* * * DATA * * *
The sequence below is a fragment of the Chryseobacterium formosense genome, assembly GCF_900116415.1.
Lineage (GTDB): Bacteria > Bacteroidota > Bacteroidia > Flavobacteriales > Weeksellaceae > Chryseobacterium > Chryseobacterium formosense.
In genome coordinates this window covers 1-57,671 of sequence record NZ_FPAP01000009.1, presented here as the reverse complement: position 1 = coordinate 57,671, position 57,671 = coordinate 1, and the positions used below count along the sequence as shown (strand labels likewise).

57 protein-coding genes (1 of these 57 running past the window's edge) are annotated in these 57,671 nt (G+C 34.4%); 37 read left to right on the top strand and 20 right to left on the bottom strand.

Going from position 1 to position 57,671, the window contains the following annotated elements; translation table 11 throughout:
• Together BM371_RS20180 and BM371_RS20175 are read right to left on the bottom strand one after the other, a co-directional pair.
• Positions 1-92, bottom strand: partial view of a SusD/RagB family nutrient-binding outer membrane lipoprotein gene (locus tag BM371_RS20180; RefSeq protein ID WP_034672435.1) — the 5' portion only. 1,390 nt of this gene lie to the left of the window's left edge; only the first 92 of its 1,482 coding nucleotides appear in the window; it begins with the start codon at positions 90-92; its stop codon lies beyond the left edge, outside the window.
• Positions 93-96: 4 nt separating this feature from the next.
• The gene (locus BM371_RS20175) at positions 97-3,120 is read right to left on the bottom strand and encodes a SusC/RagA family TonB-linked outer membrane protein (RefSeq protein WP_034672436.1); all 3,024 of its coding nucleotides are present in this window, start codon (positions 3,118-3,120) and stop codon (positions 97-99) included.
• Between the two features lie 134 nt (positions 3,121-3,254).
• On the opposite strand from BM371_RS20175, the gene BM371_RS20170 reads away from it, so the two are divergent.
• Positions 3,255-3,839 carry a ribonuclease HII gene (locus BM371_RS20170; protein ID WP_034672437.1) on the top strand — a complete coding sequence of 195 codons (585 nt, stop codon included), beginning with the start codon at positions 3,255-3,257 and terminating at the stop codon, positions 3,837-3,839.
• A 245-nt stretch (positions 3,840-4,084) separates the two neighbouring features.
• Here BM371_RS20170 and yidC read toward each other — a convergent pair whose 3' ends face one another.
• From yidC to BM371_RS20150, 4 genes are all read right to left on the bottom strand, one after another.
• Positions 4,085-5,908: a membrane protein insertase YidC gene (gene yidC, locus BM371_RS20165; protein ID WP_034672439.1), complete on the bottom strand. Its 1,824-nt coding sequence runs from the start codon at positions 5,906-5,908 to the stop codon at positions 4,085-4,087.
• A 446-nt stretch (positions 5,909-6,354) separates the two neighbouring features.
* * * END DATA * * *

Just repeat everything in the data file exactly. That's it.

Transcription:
The sequence below is a fragment of the Chryseobacterium formosense genome, assembly GCF_900116415.1.
Lineage (GTDB): Bacteria > Bacteroidota > Bacteroidia > Flavobacteriales > Weeksellaceae > Chryseobacterium > Chryseobacterium formosense.
In genome coordinates this window covers 1-57,671 of sequence record NZ_FPAP01000009.1, presented here as the reverse complement: position 1 = coordinate 57,671, position 57,671 = coordinate 1, and the positions used below count along the sequence as shown (strand labels likewise).

57 protein-coding genes (1 of these 57 running past the window's edge) are annotated in these 57,671 nt (G+C 34.4%); 37 read left to right on the top strand and 20 right to left on the bottom strand.

Going from position 1 to position 57,671, the window contains the following annotated elements; translation table 11 throughout:
• Together BM371_RS20180 and BM371_RS20175 are read right to left on the bottom strand one after the other, a co-directional pair.
• Positions 1-92, bottom strand: partial view of a SusD/RagB family nutrient-binding outer membrane lipoprotein gene (locus tag BM371_RS20180; RefSeq protein ID WP_034672435.1) — the 5' portion only. 1,390 nt of this gene lie to the left of the window's left edge; only the first 92 of its 1,482 coding nucleotides appear in the window; it begins with the start codon at positions 90-92; its stop codon lies beyond the left edge, outside the window.
• Positions 93-96: 4 nt separating this feature from the next.
• The gene (locus BM371_RS20175) at positions 97-3,120 is read right to left on the bottom strand and encodes a SusC/RagA family TonB-linked outer membrane protein (RefSeq protein WP_034672436.1); all 3,024 of its coding nucleotides are present in this window, start codon (positions 3,118-3,120) and stop codon (positions 97-99) included.
• Between the two features lie 134 nt (positions 3,121-3,254).
• On the opposite strand from BM371_RS20175, the gene BM371_RS20170 reads away from it, so the two are divergent.
• Positions 3,255-3,839 carry a ribonuclease HII gene (locus BM371_RS20170; protein ID WP_034672437.1) on the top strand — a complete coding sequence of 195 codons (585 nt, stop codon included), beginning with the start codon at positions 3,255-3,257 and terminating at the stop codon, positions 3,837-3,839.
• A 245-nt stretch (positions 3,840-4,084) separates the two neighbouring features.
• Here BM371_RS20170 and yidC read toward each other — a convergent pair whose 3' ends face one another.
• From yidC to BM371_RS20150, 4 genes are all read right to left on the bottom strand, one after another.
• Positions 4,085-5,908: a membrane protein insertase YidC gene (gene yidC, locus BM371_RS20165; protein ID WP_034672439.1), complete on the bottom strand. Its 1,824-nt coding sequence runs from the start codon at positions 5,906-5,908 to the stop codon at positions 4,085-4,087.
• A 446-nt stretch (positions 5,909-6,354) separates the two neighbouring features.